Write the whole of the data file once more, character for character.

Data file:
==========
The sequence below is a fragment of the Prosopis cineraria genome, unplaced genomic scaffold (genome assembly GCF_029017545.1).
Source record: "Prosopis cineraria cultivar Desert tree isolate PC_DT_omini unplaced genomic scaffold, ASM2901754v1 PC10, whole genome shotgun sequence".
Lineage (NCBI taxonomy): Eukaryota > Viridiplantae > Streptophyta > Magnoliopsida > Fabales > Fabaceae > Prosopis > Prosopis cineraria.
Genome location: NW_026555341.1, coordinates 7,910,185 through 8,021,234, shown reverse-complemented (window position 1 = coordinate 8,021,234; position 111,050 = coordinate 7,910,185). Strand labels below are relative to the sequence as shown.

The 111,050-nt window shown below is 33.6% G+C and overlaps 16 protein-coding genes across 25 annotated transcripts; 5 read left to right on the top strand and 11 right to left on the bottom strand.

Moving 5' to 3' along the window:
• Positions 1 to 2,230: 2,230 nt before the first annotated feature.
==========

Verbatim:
The sequence below is a fragment of the Prosopis cineraria genome, unplaced genomic scaffold (genome assembly GCF_029017545.1).
Source record: "Prosopis cineraria cultivar Desert tree isolate PC_DT_omini unplaced genomic scaffold, ASM2901754v1 PC10, whole genome shotgun sequence".
Lineage (NCBI taxonomy): Eukaryota > Viridiplantae > Streptophyta > Magnoliopsida > Fabales > Fabaceae > Prosopis > Prosopis cineraria.
Genome location: NW_026555341.1, coordinates 7,910,185 through 8,021,234, shown reverse-complemented (window position 1 = coordinate 8,021,234; position 111,050 = coordinate 7,910,185). Strand labels below are relative to the sequence as shown.

The 111,050-nt window shown below is 33.6% G+C and overlaps 16 protein-coding genes across 25 annotated transcripts; 5 read left to right on the top strand and 11 right to left on the bottom strand.

Moving 5' to 3' along the window:
• Positions 1 to 2,230: 2,230 nt before the first annotated feature.